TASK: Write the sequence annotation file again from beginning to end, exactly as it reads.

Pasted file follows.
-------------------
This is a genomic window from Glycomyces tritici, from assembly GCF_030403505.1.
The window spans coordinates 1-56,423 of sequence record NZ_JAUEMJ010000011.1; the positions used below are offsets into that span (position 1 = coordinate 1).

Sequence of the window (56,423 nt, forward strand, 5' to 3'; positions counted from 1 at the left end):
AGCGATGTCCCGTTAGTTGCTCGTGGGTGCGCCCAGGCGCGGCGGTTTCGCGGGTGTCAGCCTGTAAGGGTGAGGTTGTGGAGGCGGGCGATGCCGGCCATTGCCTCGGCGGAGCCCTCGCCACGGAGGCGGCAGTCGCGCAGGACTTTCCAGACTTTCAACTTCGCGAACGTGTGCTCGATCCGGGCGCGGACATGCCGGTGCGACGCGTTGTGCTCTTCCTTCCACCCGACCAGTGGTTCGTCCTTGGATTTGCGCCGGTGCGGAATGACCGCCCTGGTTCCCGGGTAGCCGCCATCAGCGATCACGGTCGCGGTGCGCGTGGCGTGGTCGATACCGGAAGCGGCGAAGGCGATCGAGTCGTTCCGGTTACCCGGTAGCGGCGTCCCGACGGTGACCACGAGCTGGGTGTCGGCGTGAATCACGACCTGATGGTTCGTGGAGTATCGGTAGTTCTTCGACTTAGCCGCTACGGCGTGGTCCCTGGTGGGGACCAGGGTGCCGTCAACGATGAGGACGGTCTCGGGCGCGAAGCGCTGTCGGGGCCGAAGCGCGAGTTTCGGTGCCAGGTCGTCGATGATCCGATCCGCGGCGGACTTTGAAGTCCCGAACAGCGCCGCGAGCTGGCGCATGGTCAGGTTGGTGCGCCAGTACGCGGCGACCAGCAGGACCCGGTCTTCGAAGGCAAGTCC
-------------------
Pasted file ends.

This is a genomic window from Glycomyces tritici, from assembly GCF_030403505.1.
The window spans coordinates 1-56,423 of sequence record NZ_JAUEMJ010000011.1; the positions used below are offsets into that span (position 1 = coordinate 1).

Sequence of the window (56,423 nt, forward strand, 5' to 3'; positions counted from 1 at the left end):
AGCGATGTCCCGTTAGTTGCTCGTGGGTGCGCCCAGGCGCGGCGGTTTCGCGGGTGTCAGCCTGTAAGGGTGAGGTTGTGGAGGCGGGCGATGCCGGCCATTGCCTCGGCGGAGCCCTCGCCACGGAGGCGGCAGTCGCGCAGGACTTTCCAGACTTTCAACTTCGCGAACGTGTGCTCGATCCGGGCGCGGACATGCCGGTGCGACGCGTTGTGCTCTTCCTTCCACCCGACCAGTGGTTCGTCCTTGGATTTGCGCCGGTGCGGAATGACCGCCCTGGTTCCCGGGTAGCCGCCATCAGCGATCACGGTCGCGGTGCGCGTGGCGTGGTCGATACCGGAAGCGGCGAAGGCGATCGAGTCGTTCCGGTTACCCGGTAGCGGCGTCCCGACGGTGACCACGAGCTGGGTGTCGGCGTGAATCACGACCTGATGGTTCGTGGAGTATCGGTAGTTCTTCGACTTAGCCGCTACGGCGTGGTCCCTGGTGGGGACCAGGGTGCCGTCAACGATGAGGACGGTCTCGGGCGCGAAGCGCTGTCGGGGCCGAAGCGCGAGTTTCGGTGCCAGGTCGTCGATGATCCGATCCGCGGCGGACTTTGAAGTCCCGAACAGCGCCGCGAGCTGGCGCATGGTCAGGTTGGTGCGCCAGTACGCGGCGACCAGCAGGACCCGGTCTTCGAAGGCAAGTCC